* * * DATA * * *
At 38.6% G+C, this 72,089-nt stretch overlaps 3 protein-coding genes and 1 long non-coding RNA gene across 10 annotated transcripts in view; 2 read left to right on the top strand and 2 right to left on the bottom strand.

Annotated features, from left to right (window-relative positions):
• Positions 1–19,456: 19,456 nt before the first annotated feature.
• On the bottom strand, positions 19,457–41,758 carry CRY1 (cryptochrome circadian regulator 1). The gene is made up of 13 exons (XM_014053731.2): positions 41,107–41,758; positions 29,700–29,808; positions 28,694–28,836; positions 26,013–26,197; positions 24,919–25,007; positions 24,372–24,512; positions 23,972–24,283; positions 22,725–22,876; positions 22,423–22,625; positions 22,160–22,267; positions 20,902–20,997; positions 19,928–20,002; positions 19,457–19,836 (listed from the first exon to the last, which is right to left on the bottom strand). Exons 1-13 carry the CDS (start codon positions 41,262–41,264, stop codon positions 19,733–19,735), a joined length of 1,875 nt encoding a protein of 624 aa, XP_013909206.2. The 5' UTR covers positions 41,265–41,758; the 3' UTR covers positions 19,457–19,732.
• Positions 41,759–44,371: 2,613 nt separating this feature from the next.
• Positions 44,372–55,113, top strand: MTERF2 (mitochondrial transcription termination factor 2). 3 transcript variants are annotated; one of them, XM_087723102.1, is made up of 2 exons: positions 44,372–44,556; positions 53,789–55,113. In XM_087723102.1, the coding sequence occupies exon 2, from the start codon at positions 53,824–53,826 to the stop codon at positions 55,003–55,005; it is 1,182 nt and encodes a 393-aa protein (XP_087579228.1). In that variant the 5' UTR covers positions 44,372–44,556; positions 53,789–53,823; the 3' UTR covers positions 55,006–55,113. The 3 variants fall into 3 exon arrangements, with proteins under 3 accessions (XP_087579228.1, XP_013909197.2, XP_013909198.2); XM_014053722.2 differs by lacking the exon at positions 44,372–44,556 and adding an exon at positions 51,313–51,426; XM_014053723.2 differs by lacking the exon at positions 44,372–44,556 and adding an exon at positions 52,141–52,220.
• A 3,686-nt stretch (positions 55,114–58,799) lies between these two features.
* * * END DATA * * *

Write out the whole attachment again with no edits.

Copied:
At 38.6% G+C, this 72,089-nt stretch overlaps 3 protein-coding genes and 1 long non-coding RNA gene across 10 annotated transcripts in view; 2 read left to right on the top strand and 2 right to left on the bottom strand.

Annotated features, from left to right (window-relative positions):
• Positions 1–19,456: 19,456 nt before the first annotated feature.
• On the bottom strand, positions 19,457–41,758 carry CRY1 (cryptochrome circadian regulator 1). The gene is made up of 13 exons (XM_014053731.2): positions 41,107–41,758; positions 29,700–29,808; positions 28,694–28,836; positions 26,013–26,197; positions 24,919–25,007; positions 24,372–24,512; positions 23,972–24,283; positions 22,725–22,876; positions 22,423–22,625; positions 22,160–22,267; positions 20,902–20,997; positions 19,928–20,002; positions 19,457–19,836 (listed from the first exon to the last, which is right to left on the bottom strand). Exons 1-13 carry the CDS (start codon positions 41,262–41,264, stop codon positions 19,733–19,735), a joined length of 1,875 nt encoding a protein of 624 aa, XP_013909206.2. The 5' UTR covers positions 41,265–41,758; the 3' UTR covers positions 19,457–19,732.
• Positions 41,759–44,371: 2,613 nt separating this feature from the next.
• Positions 44,372–55,113, top strand: MTERF2 (mitochondrial transcription termination factor 2). 3 transcript variants are annotated; one of them, XM_087723102.1, is made up of 2 exons: positions 44,372–44,556; positions 53,789–55,113. In XM_087723102.1, the coding sequence occupies exon 2, from the start codon at positions 53,824–53,826 to the stop codon at positions 55,003–55,005; it is 1,182 nt and encodes a 393-aa protein (XP_087579228.1). In that variant the 5' UTR covers positions 44,372–44,556; positions 53,789–53,823; the 3' UTR covers positions 55,006–55,113. The 3 variants fall into 3 exon arrangements, with proteins under 3 accessions (XP_087579228.1, XP_013909197.2, XP_013909198.2); XM_014053722.2 differs by lacking the exon at positions 44,372–44,556 and adding an exon at positions 51,313–51,426; XM_014053723.2 differs by lacking the exon at positions 44,372–44,556 and adding an exon at positions 52,141–52,220.
• A 3,686-nt stretch (positions 55,114–58,799) lies between these two features.